Morgan Medical Center

As of Tuesday, Aug. 24 all 25 of the hospital's inpatient beds are full, 13 of which are occupied by COVID-19 patients. 

All 25 of Morgan Medical Center’s inpatient beds are full as of Tuesday, Aug. 24, according to hospital officials.

“We are now completely full. All 25 beds are occupied and 13 of those are with COVID patients,” said Megan Morris, director of public relations and community affairs for Morgan Medical Center.

“The number of patients we currently have hospitalized with COVID is the highest number we have had at any one time throughout the pandemic,” said Adam Bedgood, Chief Nursing Officer for Morgan Medical Center. “With vaccines now readily available we are encouraging our community members who are still unvaccinated to please follow through with getting a vaccine. If you are only partially vaccinated with Moderna or Pfizer, it’s just as important to follow through with your second shot.”

Current patients hospitalized with COVID at Morgan Medical Center range from age 33 to 95, with an average age of 53. Morgan Medical Center does not have any current patients on ventilators, but noted the hospital has several “state-of-the-art ventilators” ready to be used if the need arises.

“Our staff members house-wide have been phenomenal throughout the pandemic. While they are tired, they have continually stepped up to the challenge, picked up shifts, accepted reassignments, and assisted wherever a need may be. To help with the pressure from current COVID numbers, we have added additional staff shifts, particularly in our Emergency, Med-Surg and Respiratory Therapy departments,” said Morris. “We have also enhanced our cleaning protocols with the help of our robot staff members, McDreamy and McSteamy! After our environmental services team comes through to clean a room one of the robots is brought in to do an additional cleaning with UV technology. With the help of the robots, 99.9 percent of SARS-CoV-2 can be deactivated on surfaces in two minutes. The robots are also used in waiting areas, restrooms, and other high-traffic areas.”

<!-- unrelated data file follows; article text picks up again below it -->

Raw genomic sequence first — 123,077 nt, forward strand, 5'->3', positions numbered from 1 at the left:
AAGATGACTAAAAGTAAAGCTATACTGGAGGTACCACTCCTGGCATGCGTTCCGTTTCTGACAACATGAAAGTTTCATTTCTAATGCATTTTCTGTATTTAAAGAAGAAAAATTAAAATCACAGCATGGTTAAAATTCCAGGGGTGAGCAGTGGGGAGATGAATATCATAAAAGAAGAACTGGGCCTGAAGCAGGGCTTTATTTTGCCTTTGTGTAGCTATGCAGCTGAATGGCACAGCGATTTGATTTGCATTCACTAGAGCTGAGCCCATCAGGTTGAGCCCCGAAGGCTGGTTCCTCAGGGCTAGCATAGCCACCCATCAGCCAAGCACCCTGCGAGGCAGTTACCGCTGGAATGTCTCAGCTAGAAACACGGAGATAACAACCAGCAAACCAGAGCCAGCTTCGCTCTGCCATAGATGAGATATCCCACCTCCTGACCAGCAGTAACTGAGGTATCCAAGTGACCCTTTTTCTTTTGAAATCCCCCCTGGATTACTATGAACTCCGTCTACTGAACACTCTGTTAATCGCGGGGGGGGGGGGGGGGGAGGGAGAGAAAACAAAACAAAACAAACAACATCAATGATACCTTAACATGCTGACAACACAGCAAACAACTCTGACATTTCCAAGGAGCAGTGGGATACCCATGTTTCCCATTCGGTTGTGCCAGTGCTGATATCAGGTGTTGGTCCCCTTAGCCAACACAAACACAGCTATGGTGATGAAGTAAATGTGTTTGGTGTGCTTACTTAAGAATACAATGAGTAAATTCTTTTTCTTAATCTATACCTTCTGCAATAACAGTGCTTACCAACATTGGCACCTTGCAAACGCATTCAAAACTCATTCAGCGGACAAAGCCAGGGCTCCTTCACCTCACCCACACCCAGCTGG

Morgan Medical Center is mirroring a statewide trend as hospitals are overwhelmed due to a surge in new COVID-related hospitalizations. The Athens Banner Herald reported that as of Tuesday, Aug. 24, 97 percent of the the Region E’s ICU beds are now full. Region E is a 12-county hospital district, which includes Morgan County.

According to the hospital region, there were 229 COVID-19 patients in medical facilities accounting to about 35 percent of patients on Monday, Aug. 23. That is the highest percentage of COVID patients since January 2021.

For Region E, as of Aug. 23, 90.5 percent capacity had been reached for inpatient beds. ICU beds in Region E were at 97 percent capacity with emergency room beds at 62 percent capacity. Region E’s stock of ventilators were in use by 68 percent.

Last week, Georgia surpassed 1 million confirmed COVID cases as hospitalizations and COVID-related deaths continue to climb.

On Monday, Georgia reported more than 16,000 new confirmed COVID cases, bringing the state’s total case count to 1,036,304 since the pandemic began last year. Georgia has reported a total of 19,243 deaths due to COVID, and 70,777 hospitalizations.

In Morgan County, 281 new COVID cases were reported in the last two weeks, bringing Morgan County’s total case count to 1,494 for cases testing positive molecular test. Only molecular test results are used by the DPH in identifying confirmed cases. Another 1,080 COVID cases have been identified through antigen testing in Morgan County. Morgan County has reported a total of 24 deaths and 100 hospitalizations due to COVID since the pandemic began.